Pillow Talk

I recently came across a blog post on Tumblr wherein the author wrote about how sex-positivity is “not feminist” and how it inherently oppresses and exploits women who express their sexuality.

To that, I respectfully disagree with a hearty “hell no.”

When we, women who wear the feminist merit badge, say things like,
“When women do X they only exploit themselves,” we assume that it matters how anyone else feels about our actions. Our goal as feminists, as human beings, is not to act according to what others deem appropriate but to be the people we truly are, and to pursue happiness in a world that only tells us we are wrong.
Sex provides essentially free (price of prophylactics may vary) entertainment, loads of pleasure, and a generally quick and easy release of happy-making chemicals. Of course, there are some people in the world who do not like sex. There are people who experience absolutely zero sexual impulses, attraction, and will never feel comfortable with the idea of another person’s body against their own. Whether you find yourself on the asexual end of the spectrum, the five-times-a-day-isn’t-nearly-enough end, or somewhere in the land of limbo where you don’t even know about what in the world might sexually excite you, I say:
you are entirely, completely, 100% normal.
If you like boys, or girls, or no one, or your own reflection gives you a raging libido, or you only get the juices flowing after watching certain types of pornography, you are normal. There are countless others in the world with that same turn-on. What revs you up is both unique to each individual and also very likely to be completely ordinary. I mean, I’ve seen a video of one woman vacuuming her clit until she orgasms. Some women climax from being spanked on their ass (and some from being spanked on their labia), and some only from very, very gentle licking for an hour and a half. Then there are those of us who never orgasm at all. Some never want to.
And it is all perfectly, wonderfully, ridiculously normal.

There is a vast spectrum of sexuality out there, and with so many different variations, there are even more questions. While Planned Parenthood is amazing, and your OBGYN is extremely knowledgeable, there are some things you might just feel more comfortable asking one of your friends. Of course, not all of us have that friend that we can ask about vaginal discharge or where to find the best porn, or how to approach a possible threesome. After being a professional Sex Educator for two years, not to mention a Birth Doula, I only have a handful of pals I can call up and freely discuss those kinds of topics with. Friends like that are few and far between, but they do exist. We are out there, hiding in completely non-discrete places, doing completely normal things like buying young adult fiction, drinking a few too many gin and tonics at terrible bars, and spending a significant amount of our paychecks at Trader Joe’s. We are not easy to spot because, like I said, we are ridiculously average.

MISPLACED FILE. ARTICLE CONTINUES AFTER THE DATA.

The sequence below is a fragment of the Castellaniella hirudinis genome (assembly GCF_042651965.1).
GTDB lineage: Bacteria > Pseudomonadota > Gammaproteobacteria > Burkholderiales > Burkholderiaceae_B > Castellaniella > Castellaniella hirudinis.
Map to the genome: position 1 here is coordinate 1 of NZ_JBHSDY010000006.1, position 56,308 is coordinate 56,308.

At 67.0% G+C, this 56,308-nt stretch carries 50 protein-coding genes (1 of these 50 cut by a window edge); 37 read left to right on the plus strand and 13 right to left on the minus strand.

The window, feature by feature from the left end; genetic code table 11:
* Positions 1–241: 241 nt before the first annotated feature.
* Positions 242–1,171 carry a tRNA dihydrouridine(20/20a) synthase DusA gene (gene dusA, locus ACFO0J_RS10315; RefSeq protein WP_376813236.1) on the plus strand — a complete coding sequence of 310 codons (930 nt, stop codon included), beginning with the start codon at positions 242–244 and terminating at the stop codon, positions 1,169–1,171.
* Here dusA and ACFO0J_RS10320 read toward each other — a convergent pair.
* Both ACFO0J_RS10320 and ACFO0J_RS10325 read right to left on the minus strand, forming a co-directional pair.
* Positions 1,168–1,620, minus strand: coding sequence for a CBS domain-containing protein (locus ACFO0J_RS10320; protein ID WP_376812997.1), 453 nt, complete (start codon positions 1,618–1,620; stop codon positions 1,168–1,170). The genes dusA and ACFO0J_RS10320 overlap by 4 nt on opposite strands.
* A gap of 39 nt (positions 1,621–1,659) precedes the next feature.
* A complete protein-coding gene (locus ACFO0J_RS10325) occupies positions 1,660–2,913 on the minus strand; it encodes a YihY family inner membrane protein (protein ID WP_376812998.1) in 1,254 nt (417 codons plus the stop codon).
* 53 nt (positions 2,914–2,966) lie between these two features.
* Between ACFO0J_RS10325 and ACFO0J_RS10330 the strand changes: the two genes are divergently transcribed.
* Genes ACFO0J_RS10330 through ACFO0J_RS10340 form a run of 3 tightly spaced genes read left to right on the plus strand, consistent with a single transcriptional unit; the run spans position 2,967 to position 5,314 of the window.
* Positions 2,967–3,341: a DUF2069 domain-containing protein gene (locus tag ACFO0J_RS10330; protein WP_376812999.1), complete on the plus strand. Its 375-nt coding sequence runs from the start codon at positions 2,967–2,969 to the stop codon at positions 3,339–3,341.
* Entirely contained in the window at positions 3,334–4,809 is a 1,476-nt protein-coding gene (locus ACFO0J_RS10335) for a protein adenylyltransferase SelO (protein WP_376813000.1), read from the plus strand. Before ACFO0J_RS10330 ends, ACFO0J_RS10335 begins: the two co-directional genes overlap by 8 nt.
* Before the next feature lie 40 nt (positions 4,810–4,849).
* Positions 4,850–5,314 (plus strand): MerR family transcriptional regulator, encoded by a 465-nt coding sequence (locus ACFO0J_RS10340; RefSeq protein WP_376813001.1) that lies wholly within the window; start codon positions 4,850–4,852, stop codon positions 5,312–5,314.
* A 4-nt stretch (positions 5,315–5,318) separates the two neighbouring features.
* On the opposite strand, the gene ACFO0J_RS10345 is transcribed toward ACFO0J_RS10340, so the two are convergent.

So, here’s where I come in. I am nothing out of the ordinary, but I have a few years’ experience and professional skills under my belt. I know my way around a dildo. I have a favorite book on the G spot (“Female Ejaculation and The G Spot” by Deborah Sundahl, in case you were wondering). There is a trunk at the end of my bed filled with both amazing and horrifyingly gross and ineffective sex toys, and I’ve been to my share of BDSM parties, plus a few bondage skill share groups. I spent a year of my life learning about and living a polyamorous lifestyle.
What I’m saying is: I’m just like you, I could be sitting next to you in that coffee shop (I might even be the one serving you the coffee), but I also just happen to have acquired some knowledge that is, unfortunately, not as common as we’d all like it to be.

With that, I’d like to introduce my column: Pillow Talk. I will be answering YOUR questions, in the same way I would for my clients or my friends. I am no doctor but I am an open ear, and it is my hope to create a space for open communication between open-minded individuals. Whether you’re looking for smut, relationship/love advice, a vibe recommendation, or anything involving human anatomy, I’m your gal. If I don’t know the answer to your question, I will find it through research or I’ll get some help from one of my amazing friends/colleagues. My resources are becoming your resources with this column. My honesty and support are yours, and my inbox is now open for questions.

Until we meet again,

Callie Vita

To submit your questions, title your email “Q&A” and send it to callievita@gmail.com.
Please write your question as you would write a letter to a friend, and keep in mind only the text of your question and your signature will be shared- NEVER your personal information (real name, email address, etc.). Emails should be signed off with whatever name you would like used, whether that is an alias, your real name, or a nickname (ie: Sexless in Seattle, Anonymous, Alex, etc. Puns highly encouraged.).

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